2, Baskent University, Ankara, , Turkey
Candida spp are considered as one of the common microorganisms of health care associated infections, mostly through biofilm associated infections. Biofilms are well known for forming on implanted medical devices such as catheters, pacemakers, prosthetic joints etc. Candida biofilms are resistant to many antifungals clinically used, making these infections a significant challenge. Higher doses of antifungals with removal of the colonized device are generally the only options to cure these infections. One of successful approaches to prevent biofilm formation is surface modification by plasma polymerization, coating only surface of device. In this study, biofilm formation on plasma polymerized microplate surfaces were investigated.
Thirty biofilm positive Candida spp isolated from blood as well as two ATCC control strains (C. albicans ATCC 10231 and C. parapsilosis) were included in this study. Biofilm formation was determined as described by quantitative plaque assay method. Suspensions of Candida spp isolated from blood cultures were inoculated in triplicates onto microplate wells. Individual strains isolated from patients as well as negative and positive controls were incubated for 48 hours. Biofilm production on plasma modified and non-modified surfaces were evaluated both at 48 hours and two weeks after. Evaluation was done using crystal violet (CV) binding assay. After staining with CV, the optical density (OD) of each well stained with CV was measured at 570 nm against the OD of negative controls (at 48 hours and at two weeks).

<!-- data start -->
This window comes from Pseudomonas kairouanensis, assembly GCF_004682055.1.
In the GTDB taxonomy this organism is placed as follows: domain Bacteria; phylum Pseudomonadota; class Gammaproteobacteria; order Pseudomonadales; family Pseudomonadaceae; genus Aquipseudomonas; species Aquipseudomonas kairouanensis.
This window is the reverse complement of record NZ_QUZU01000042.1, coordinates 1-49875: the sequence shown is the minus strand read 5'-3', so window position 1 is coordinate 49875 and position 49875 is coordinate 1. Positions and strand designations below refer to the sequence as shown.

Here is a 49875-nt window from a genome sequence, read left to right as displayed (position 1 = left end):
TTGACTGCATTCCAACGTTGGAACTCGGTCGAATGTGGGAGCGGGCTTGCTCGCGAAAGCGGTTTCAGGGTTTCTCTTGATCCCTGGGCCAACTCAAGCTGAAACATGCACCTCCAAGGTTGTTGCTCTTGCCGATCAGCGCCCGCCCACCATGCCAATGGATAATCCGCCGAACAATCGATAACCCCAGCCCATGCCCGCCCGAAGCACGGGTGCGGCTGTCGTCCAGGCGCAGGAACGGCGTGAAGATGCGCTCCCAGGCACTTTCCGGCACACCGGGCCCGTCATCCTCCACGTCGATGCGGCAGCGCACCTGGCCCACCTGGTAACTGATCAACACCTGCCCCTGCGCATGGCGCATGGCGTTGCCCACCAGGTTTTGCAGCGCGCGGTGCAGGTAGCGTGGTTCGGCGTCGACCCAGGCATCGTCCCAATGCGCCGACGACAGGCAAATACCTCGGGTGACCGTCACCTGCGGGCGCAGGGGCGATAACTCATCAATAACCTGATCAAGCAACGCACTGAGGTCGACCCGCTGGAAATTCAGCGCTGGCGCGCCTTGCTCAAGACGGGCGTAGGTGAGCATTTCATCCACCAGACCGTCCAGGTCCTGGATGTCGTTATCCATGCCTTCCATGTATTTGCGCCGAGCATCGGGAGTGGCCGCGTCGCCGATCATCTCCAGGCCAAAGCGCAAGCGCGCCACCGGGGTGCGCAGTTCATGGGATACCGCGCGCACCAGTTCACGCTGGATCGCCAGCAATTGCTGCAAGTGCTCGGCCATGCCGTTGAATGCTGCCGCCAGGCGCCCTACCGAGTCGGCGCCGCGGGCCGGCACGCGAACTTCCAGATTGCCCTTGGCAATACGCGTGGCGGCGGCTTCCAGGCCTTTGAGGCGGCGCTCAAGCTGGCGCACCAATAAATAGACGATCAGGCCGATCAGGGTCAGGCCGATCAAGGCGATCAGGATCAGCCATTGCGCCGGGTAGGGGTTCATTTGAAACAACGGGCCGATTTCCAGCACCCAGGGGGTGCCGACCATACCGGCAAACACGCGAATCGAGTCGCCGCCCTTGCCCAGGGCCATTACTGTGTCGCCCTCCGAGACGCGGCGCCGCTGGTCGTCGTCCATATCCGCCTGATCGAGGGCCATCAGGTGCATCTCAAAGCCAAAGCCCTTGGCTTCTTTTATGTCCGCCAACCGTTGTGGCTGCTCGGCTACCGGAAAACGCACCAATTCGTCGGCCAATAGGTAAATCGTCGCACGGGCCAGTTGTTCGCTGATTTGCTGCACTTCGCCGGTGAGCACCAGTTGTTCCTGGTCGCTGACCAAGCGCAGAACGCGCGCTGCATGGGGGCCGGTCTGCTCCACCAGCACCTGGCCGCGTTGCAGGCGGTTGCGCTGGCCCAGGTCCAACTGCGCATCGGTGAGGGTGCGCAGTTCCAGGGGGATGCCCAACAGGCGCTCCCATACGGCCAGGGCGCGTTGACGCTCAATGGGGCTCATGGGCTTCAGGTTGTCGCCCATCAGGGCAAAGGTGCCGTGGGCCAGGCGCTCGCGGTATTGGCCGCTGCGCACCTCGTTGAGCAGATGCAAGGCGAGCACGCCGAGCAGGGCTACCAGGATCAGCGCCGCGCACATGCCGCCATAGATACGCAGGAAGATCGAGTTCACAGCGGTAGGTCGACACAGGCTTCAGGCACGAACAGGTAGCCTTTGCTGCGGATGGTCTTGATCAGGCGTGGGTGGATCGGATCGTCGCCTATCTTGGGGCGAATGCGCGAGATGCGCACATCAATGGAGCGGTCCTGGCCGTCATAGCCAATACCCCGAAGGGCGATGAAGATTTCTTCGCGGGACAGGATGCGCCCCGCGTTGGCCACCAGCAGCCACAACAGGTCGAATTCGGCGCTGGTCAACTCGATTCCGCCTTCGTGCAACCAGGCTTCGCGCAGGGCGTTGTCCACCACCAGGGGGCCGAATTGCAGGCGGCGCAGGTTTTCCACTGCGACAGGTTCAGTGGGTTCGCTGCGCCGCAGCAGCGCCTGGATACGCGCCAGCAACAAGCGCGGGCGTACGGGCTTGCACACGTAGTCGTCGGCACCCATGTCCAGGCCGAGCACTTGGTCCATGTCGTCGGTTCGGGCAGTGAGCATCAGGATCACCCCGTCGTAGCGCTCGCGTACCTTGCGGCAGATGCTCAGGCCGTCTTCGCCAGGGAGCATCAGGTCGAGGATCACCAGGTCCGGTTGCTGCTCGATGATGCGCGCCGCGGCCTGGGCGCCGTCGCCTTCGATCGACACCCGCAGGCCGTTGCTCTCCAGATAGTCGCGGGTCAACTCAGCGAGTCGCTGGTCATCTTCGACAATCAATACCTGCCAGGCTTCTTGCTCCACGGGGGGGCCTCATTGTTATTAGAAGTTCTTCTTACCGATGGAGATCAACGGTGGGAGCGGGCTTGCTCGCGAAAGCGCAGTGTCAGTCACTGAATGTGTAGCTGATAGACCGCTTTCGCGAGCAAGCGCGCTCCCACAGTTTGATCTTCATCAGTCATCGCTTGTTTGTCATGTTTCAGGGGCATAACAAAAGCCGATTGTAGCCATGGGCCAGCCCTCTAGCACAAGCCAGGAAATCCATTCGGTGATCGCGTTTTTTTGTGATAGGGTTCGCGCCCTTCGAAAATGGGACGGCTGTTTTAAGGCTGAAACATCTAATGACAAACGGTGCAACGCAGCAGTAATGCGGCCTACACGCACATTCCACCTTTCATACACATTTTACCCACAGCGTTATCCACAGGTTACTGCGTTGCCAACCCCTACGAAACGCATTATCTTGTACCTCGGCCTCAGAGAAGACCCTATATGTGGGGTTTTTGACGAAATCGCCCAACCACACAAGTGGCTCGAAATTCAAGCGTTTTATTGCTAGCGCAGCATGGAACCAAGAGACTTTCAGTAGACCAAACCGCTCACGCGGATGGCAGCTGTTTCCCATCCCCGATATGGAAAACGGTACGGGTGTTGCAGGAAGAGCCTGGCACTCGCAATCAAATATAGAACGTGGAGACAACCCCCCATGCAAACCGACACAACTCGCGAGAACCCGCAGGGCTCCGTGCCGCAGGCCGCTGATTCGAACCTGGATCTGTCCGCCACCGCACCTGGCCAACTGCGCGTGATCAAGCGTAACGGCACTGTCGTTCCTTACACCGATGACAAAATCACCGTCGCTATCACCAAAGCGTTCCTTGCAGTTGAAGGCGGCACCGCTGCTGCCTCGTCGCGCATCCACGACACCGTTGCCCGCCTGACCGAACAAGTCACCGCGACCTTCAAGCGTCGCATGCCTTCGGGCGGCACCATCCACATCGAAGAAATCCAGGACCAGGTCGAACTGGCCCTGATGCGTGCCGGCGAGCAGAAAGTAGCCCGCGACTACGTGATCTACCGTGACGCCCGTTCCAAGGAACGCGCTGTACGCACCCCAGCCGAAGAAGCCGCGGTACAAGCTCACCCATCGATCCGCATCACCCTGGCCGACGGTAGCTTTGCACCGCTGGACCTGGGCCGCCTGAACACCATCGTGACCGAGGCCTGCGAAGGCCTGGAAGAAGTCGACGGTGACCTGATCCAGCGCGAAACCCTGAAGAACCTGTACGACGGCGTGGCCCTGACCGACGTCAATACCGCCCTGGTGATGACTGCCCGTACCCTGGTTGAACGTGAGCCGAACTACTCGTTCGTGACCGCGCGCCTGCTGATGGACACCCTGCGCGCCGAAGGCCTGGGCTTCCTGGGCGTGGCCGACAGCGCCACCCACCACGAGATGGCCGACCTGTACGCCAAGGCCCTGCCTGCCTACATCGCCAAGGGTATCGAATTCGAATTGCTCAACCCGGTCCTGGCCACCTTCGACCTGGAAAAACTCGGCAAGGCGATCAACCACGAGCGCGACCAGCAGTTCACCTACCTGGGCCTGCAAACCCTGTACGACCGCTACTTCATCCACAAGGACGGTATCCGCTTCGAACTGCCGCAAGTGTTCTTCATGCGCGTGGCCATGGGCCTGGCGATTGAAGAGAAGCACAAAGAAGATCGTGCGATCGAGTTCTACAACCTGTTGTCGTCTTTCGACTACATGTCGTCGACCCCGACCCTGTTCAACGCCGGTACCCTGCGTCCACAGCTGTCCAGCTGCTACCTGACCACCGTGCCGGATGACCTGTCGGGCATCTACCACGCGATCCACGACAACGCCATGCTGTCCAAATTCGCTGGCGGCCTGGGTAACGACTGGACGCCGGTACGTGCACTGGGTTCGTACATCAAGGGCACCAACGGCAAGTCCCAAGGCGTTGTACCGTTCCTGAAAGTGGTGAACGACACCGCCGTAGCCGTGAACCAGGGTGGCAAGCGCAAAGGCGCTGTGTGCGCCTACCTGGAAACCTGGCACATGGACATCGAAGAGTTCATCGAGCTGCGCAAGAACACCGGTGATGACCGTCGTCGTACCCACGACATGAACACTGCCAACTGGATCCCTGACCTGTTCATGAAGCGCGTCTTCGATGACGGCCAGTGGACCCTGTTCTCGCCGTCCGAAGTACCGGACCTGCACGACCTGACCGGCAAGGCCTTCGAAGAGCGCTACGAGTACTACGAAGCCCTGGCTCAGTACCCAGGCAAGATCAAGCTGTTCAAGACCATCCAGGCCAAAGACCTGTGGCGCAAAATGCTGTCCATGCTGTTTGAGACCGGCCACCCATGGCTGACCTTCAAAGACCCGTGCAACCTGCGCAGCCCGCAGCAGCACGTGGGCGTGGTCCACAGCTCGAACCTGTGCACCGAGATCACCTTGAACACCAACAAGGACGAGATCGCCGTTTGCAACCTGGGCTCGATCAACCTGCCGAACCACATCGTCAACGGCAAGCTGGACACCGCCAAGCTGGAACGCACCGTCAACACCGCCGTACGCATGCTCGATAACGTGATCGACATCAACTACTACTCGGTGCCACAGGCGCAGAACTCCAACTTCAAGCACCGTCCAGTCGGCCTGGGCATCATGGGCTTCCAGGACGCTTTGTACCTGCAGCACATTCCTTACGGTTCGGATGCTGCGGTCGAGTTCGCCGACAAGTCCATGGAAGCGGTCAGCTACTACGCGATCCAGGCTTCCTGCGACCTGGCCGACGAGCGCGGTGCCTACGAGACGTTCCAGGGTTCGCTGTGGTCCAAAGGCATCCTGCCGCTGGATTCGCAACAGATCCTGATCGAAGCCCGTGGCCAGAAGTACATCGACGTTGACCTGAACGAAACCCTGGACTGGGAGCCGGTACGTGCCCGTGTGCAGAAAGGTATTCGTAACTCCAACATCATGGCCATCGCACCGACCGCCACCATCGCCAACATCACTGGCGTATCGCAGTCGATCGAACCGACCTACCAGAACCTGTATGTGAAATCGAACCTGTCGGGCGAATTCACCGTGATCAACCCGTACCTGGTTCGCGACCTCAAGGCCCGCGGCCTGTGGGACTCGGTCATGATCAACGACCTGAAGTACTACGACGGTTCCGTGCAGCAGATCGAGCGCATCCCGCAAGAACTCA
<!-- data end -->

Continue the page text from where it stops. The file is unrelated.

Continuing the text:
Surface modification of microplates with plasma polymerization technique was achieved by low pressure plasma system. In this particular study, acrylic acid (AA), 2–hydroxyethyl methacrylate (HEMA) and diethyl phosphite (DP) were assessed for their biofilm inhibition efficacy.
On non-coated control surfaces 100% biofilm formation by Candida spp was observed. When plasma-modified microplate surfaces were evaluated at different plasma powers (30, 60 and 90W), the most significant inhibition of biofilms was observed on DP coated microplate wells at 90W, for all Candida spp tested. For HEMA and AA coated microplates at 90W, biofilm formation was observed for only one Candida isolate. When all three monomers (AA, HEMA and DP) were investigated at 60W and 30W, DP and AA were the most effective monomers, respectively. When readings were re- evaluated after two weeks, only DP seemed to be stable at 90W whereas AA and HEMA in particular seemed to have lost their anti-biofilm effects.
Regardless of the monomers and plasma parameters used, biofilm formation was inhibited for all plasma modified microplate wells (p<0,000). Of all the monomers included, the most significant anti-biofilm effect was shown for DP at 90W. In this study, in-vitro results indicated a potential for reducing biofilm associated Candida infections on selected plasma modified surfaces.